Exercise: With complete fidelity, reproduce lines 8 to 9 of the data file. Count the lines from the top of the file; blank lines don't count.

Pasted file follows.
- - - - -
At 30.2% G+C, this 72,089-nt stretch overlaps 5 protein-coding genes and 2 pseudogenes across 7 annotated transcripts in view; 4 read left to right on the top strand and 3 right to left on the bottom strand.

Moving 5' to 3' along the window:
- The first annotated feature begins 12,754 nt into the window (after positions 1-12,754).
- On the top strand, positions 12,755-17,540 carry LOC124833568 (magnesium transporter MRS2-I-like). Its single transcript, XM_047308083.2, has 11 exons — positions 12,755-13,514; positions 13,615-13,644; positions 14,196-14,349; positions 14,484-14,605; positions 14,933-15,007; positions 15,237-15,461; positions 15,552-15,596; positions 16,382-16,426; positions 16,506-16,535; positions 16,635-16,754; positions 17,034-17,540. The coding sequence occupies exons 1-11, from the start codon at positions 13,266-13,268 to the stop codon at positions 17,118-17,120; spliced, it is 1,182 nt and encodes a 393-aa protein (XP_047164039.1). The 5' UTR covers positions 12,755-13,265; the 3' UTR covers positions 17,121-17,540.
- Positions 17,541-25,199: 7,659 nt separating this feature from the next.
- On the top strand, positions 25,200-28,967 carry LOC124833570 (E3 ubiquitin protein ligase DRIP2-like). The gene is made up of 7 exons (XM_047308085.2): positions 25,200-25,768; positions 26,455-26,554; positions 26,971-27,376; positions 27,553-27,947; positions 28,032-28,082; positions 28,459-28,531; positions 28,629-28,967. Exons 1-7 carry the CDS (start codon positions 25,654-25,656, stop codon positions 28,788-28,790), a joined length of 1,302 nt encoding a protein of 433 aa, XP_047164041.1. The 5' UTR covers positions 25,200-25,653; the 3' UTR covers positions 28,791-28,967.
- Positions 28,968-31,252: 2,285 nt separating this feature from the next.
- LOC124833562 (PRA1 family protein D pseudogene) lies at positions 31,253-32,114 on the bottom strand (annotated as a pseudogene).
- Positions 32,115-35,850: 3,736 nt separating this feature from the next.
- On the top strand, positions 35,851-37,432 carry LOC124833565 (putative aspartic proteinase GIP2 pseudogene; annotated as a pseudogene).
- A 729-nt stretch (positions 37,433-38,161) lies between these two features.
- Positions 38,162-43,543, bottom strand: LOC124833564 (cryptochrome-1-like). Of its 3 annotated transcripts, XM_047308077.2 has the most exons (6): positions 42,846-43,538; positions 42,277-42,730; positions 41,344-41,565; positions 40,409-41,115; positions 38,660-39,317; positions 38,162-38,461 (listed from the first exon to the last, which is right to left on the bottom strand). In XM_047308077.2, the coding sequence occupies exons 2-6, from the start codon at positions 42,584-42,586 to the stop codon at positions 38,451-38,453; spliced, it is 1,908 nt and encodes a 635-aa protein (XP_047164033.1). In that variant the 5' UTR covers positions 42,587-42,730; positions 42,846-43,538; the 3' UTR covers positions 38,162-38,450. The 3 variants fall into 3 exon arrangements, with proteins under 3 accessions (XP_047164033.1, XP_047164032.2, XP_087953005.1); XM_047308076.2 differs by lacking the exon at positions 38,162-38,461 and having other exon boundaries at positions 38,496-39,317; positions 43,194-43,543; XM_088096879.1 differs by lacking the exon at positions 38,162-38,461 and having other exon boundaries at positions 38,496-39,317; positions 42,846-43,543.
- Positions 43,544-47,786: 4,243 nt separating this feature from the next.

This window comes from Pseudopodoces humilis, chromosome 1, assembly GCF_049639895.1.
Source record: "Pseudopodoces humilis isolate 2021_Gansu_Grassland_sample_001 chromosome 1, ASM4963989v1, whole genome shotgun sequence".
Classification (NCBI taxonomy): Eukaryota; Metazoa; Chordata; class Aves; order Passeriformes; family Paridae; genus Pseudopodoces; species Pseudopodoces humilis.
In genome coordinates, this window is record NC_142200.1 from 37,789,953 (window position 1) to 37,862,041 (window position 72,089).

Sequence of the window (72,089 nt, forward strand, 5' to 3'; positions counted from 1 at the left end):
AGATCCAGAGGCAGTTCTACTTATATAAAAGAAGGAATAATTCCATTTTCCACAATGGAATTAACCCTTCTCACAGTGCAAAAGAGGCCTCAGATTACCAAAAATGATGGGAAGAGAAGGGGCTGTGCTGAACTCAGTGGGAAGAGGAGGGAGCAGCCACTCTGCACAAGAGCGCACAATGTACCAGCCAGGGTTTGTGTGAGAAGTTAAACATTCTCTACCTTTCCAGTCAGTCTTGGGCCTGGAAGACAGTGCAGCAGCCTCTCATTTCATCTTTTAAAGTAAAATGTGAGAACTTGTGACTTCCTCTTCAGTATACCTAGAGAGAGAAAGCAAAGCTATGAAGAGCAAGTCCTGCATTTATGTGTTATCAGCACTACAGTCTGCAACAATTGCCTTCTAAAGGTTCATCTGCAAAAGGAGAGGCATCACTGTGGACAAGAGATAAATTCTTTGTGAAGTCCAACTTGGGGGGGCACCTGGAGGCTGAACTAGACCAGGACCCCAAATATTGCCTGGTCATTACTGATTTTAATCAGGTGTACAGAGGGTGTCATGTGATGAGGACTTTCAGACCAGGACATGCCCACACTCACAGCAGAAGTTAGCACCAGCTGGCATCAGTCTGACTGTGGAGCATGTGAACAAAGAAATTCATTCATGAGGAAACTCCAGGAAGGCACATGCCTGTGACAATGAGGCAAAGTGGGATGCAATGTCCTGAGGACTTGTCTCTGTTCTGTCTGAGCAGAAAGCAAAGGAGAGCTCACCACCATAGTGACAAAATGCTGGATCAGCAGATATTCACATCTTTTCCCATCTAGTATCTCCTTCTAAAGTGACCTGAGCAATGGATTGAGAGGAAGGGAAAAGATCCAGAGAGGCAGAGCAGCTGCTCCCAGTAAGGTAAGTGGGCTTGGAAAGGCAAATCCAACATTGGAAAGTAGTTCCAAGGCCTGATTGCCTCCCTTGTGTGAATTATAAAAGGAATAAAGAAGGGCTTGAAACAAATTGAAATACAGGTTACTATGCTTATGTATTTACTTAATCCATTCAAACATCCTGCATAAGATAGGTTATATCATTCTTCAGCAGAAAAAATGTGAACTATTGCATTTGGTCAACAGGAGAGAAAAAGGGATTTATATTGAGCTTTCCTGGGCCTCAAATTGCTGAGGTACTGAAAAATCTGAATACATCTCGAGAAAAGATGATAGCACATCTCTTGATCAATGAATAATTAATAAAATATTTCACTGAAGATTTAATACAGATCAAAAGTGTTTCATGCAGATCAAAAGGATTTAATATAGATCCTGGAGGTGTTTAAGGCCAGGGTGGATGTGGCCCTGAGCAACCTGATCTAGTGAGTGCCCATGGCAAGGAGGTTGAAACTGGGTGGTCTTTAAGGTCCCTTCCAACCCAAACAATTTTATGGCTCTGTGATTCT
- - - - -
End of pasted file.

- LOC124833562 (PRA1 family protein D pseudogene) lies at positions 31,253-32,114 on the bottom strand (annotated as a pseudogene).
- Positions 32,115-35,850: 3,736 nt separating this feature from the next.